The movie does get bogged down in the middle with sentimentality and a lack of focus. One such scene is when Campbell (Murray's character) receives an audio recording on a record from his family, whom he dearly misses. Savitz, his rival and friend, finds a phonograph and plays the record for him over the intercom. Campbell's wife serenades him 'Have Yourself a Merry Little Christmas,' with lines that were not written until 1957--a full 12 years after this film was set. A minor gaffe, but still. Was this necessary? It did nothing to move the story along. My father was a soldier in Vietnam, his uncle was a soldier in World War II, my great-grandfather died in World War I. Those of us who come from military families know that soldiers miss their families. It's a given. Showing that a soldier is homesick does not have to be so heavy handed. It could have been much more subtle.
|Matt Damon (Granger) and Cate Blanchett (Claire)|
|The Real 'Monuments Men'|
|The Ghent Altarpiece|
Then there was a possible romance between Blanchett and Damon's characters. Blanchett's character tries to seduce Damon's character, despite knowing that he was married. I know this type of thing unfortunately happens, but it didn't make sense in this context. I've heard of the Mr. Darcy-effect (I hate you, no I love you), but one moment Blanchett's character has nothing but disdain for Damon's character, then she not only attempts to seduce him, but she is eager to hand over her her journal, which is the key to recovering much of the stolen art. The journal part I understand, as once she came to trust him, the 'Monuments Men' needed all the help they could get locating the stolen art, but the seduction was strange. It was almost like, "hey we have Cate Blanchett and Matt Damon in the same room, let's make them kiss." Perhaps there is more to this scene on the cutting room floor? You wouldn't know it from the film, but Valland's records were primarily responsible for the recovery of thousands of masterpieces. Blanchett's character should have been more integral to the storyline.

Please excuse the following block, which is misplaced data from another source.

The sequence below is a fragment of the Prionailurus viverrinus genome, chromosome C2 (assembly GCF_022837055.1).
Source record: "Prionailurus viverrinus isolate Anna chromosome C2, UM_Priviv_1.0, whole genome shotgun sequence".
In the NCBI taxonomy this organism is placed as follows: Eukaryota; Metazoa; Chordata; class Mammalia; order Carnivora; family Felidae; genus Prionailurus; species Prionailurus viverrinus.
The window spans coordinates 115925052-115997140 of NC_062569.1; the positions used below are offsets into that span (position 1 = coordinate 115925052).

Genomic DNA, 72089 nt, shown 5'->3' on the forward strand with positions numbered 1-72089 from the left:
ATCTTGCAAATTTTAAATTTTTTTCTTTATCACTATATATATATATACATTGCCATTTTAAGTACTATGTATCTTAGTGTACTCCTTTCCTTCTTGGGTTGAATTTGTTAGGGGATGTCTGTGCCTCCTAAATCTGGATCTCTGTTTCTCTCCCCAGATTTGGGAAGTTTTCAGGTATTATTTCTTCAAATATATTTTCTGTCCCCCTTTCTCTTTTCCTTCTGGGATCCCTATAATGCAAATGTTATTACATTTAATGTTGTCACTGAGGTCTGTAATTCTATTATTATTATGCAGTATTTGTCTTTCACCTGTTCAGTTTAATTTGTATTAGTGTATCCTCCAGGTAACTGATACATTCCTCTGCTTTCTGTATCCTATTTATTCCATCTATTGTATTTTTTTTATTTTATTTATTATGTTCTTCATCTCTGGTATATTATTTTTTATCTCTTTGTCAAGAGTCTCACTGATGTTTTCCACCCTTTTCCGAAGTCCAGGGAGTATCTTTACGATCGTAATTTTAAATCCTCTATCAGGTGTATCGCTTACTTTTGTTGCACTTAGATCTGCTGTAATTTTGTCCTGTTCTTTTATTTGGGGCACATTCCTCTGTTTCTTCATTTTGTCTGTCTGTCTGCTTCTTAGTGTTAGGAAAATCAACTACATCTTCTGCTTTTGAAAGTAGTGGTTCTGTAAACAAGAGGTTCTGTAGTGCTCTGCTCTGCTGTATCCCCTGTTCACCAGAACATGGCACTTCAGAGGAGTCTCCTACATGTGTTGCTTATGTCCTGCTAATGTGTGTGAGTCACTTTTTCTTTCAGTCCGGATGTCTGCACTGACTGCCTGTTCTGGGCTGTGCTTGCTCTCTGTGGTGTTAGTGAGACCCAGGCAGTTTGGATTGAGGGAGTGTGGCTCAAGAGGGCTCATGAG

|John Goodman, Matt Damon, George Clooney, Bob Balaban, and Bill Murray|
Yet, I really enjoyed this movie. 'Monuments Men' is a beautiful film. The sets and the scenery are lush and amazing. 'Monuments Men' was primarily filmed in Germany and that is something that cannot easily be faked. I also enjoyed the movie because it showed a slice of world history that I was not aware of. The sheer volume of the Nazis thievery was almost unfathomable. I was unaware of the near destruction of art masterpieces. In that aspect, 'Monuments Men' was eye-opening and intriguing. I would recommend it for the art history buff. Had I not seen this movie I would have never known about these incredible men and women who saved five million works of art from certain oblivion and considering the most recent find in Gurlitt's Munich apartment, the 'Monuments Men' may still be needed.
THREE OUT FIVE STARS